Experimental validation of FINDSITEcomb virtual ligand screening results for eight proteins yields novel nanomolar and micromolar binders
1 Center for the Study of Systems Biology, School of Biology, Georgia Institute of Technology, 250, 14th Street, N.W., Atlanta, GA 30318, USA
2 School of Biology, Atlanta, GA 30332, USA
3 School of Chemistry and Biochemistry, Aquatic Chemical Ecology Center, Institute of Bioengineering and Biosciences, Georgia Institute of Technology, Atlanta, GA 30332, USA
Journal of Cheminformatics 2014, 6:16 doi:10.1186/1758-2946-6-16Published: 26 April 2014
Identification of ligand-protein binding interactions is a critical step in drug discovery. Experimental screening of large chemical libraries, in spite of their specific role and importance in drug discovery, suffer from the disadvantages of being random, time-consuming and expensive. To accelerate the process, traditional structure- or ligand-based VLS approaches are combined with experimental high-throughput screening, HTS. Often a single protein or, at most, a protein family is considered. Large scale VLS benchmarking across diverse protein families is rarely done, and the reported success rate is very low. Here, we demonstrate the experimental HTS validation of a novel VLS approach, FINDSITEcomb, across a diverse set of medically-relevant proteins.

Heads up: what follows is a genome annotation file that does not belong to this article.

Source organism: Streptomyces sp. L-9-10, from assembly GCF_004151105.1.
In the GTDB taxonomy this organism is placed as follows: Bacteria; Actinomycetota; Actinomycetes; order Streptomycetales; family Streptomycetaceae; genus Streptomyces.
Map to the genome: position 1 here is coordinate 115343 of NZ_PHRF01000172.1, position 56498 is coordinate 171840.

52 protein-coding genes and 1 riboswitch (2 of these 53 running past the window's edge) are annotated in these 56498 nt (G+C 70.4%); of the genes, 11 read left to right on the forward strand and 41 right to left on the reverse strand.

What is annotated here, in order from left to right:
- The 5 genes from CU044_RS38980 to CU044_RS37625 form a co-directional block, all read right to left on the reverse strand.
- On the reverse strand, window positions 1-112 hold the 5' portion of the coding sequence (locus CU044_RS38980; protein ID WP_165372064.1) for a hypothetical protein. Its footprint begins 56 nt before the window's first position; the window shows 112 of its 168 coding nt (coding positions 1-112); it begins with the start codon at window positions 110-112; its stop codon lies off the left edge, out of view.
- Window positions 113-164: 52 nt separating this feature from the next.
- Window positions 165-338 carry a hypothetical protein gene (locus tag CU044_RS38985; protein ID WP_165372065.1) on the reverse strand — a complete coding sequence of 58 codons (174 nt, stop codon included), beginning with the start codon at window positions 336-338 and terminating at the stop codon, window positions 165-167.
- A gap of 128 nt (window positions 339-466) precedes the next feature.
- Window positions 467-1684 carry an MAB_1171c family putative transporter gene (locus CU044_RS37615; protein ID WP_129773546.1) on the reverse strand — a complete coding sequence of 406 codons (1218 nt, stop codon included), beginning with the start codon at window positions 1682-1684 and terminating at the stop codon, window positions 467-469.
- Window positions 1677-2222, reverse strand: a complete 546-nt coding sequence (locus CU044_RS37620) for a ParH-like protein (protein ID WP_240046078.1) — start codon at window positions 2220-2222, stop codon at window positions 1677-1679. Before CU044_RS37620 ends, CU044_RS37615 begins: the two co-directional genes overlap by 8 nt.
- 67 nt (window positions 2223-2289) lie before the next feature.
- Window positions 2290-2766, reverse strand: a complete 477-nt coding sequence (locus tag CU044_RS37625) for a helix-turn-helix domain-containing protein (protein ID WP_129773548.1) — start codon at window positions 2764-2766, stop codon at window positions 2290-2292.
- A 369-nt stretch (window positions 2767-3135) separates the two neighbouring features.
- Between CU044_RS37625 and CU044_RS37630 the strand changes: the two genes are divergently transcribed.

For eight different proteins belonging to different fold-classes and from diverse organisms, the top 1% of FINDSITEcomb’s VLS predictions were tested, and depending on the protein target, 4%-47% of the predicted ligands were shown to bind with μM or better affinities. In total, 47 small molecule binders were identified. Low nanomolar (nM) binders for dihydrofolate reductase and protein tyrosine phosphatases (PTPs) and micromolar binders for the other proteins were identified. Six novel molecules had cytotoxic activity (<10 μg/ml) against the HCT-116 colon carcinoma cell line and one novel molecule had potent antibacterial activity.
We show that FINDSITEcomb is a promising new VLS approach that can assist drug discovery.